ANT - Algae is Turning Coastal Antarctica Red and Green – And it Could Have Big Implications.
Scientists studying the light-rich but low-nutrient ecosystems now believe they could be a model for how life could survive on other planets.
The pristine white of Antarctica’s coast and low lying areas are turning red and green in its summer months as algae bloom across the ice and snow. The microscopic plants are forming carpets about 20mm deep in the ‘warmer’ waters of the frozen continent where snow and ice turn to slush in temperatures just above 0oC. And scientists believe the algae’s survival in the most inhospitable climate on Earth could provide valuable insights into plants that might grow in space.
A study published in Nature Communications, found 1,679 green algal blooms on the frozen desert of the Antarctic Peninsula. The algae are feeding on the nutritious nitrates found in seabird and seal excrement. More than 60% of algal blooms recorded by the researchers were within 5km of penguin colonies, say researchers from the University of Cambridge and the British Antarctic Survey.
To estimate the distribution, size and biomass of snow algae blooms across the entire Antarctic Peninsula the scientists painstakingly mapped blooms of algae on the ground at two coastal Antarctic locations – Ryder Bay, Adelaide Island, and the Fildes Peninsula, King George Island – and then cross-referenced this with three years’ of data from the European Space Agency’s Sentinel 2 multispectral imaging satellites.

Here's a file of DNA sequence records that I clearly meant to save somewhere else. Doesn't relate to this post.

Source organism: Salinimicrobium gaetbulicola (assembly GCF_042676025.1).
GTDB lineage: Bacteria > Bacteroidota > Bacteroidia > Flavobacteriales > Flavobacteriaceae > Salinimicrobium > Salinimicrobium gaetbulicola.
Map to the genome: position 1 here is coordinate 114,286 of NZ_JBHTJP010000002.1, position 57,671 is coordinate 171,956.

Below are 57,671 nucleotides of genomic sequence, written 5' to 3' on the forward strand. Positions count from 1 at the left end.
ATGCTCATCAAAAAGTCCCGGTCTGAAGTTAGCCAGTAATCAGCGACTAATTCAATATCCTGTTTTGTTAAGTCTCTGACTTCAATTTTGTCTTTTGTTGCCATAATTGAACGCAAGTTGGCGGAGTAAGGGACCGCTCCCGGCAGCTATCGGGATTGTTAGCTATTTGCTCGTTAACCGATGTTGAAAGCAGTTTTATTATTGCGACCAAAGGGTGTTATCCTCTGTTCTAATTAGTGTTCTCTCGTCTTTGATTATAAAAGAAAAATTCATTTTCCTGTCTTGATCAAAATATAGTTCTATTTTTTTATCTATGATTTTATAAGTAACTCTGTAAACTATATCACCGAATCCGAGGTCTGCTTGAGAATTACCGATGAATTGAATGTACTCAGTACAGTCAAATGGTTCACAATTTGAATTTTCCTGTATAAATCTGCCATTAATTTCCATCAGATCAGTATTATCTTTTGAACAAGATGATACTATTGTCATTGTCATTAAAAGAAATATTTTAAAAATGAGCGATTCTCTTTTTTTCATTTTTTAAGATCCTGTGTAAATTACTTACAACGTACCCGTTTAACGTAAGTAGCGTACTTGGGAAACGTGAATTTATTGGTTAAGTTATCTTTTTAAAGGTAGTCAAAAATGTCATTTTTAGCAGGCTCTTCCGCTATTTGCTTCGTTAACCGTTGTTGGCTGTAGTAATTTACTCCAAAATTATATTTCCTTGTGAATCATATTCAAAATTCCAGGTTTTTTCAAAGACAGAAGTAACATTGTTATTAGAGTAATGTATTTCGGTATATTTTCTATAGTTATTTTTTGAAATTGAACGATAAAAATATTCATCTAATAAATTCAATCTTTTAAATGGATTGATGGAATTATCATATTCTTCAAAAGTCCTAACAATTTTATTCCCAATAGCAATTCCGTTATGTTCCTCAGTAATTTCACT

“I was surprised how much algae was there compared to mosses and lichens,” said Dr Matt Davey from the University of Cambridge’s Department of Plant Sciences. “It’s a beautiful sight when you see all of these oranges, reds and greens. Some of the valleys on the island almost look like fields with the mosses and lichens and the green blooms of algae in the snow, but everywhere else it’s still white and blue and quite stunning.”